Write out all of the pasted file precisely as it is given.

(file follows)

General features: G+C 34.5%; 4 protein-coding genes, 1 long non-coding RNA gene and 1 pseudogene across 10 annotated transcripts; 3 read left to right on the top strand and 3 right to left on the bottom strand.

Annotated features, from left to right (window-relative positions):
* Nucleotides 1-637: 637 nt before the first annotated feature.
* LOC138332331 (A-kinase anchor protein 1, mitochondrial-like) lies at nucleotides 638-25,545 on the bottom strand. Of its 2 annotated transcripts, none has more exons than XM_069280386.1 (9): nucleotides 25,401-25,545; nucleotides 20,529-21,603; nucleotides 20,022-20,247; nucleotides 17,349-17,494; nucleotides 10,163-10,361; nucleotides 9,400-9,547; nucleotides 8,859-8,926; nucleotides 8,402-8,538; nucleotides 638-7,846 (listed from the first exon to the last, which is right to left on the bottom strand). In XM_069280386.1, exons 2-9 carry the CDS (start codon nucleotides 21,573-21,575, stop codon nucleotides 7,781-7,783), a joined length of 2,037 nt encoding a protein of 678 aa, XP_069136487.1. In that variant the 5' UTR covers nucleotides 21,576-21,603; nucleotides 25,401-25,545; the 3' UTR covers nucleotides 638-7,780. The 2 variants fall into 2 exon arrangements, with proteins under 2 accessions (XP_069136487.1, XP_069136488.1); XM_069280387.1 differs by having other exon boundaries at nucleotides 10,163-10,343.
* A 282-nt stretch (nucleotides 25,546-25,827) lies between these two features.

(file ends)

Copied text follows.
General features: G+C 34.5%; 4 protein-coding genes, 1 long non-coding RNA gene and 1 pseudogene across 10 annotated transcripts; 3 read left to right on the top strand and 3 right to left on the bottom strand.

Annotated features, from left to right (window-relative positions):
* Nucleotides 1-637: 637 nt before the first annotated feature.
* LOC138332331 (A-kinase anchor protein 1, mitochondrial-like) lies at nucleotides 638-25,545 on the bottom strand. Of its 2 annotated transcripts, none has more exons than XM_069280386.1 (9): nucleotides 25,401-25,545; nucleotides 20,529-21,603; nucleotides 20,022-20,247; nucleotides 17,349-17,494; nucleotides 10,163-10,361; nucleotides 9,400-9,547; nucleotides 8,859-8,926; nucleotides 8,402-8,538; nucleotides 638-7,846 (listed from the first exon to the last, which is right to left on the bottom strand). In XM_069280386.1, exons 2-9 carry the CDS (start codon nucleotides 21,573-21,575, stop codon nucleotides 7,781-7,783), a joined length of 2,037 nt encoding a protein of 678 aa, XP_069136487.1. In that variant the 5' UTR covers nucleotides 21,576-21,603; nucleotides 25,401-25,545; the 3' UTR covers nucleotides 638-7,780. The 2 variants fall into 2 exon arrangements, with proteins under 2 accessions (XP_069136487.1, XP_069136488.1); XM_069280387.1 differs by having other exon boundaries at nucleotides 10,163-10,343.
* A 282-nt stretch (nucleotides 25,546-25,827) lies between these two features.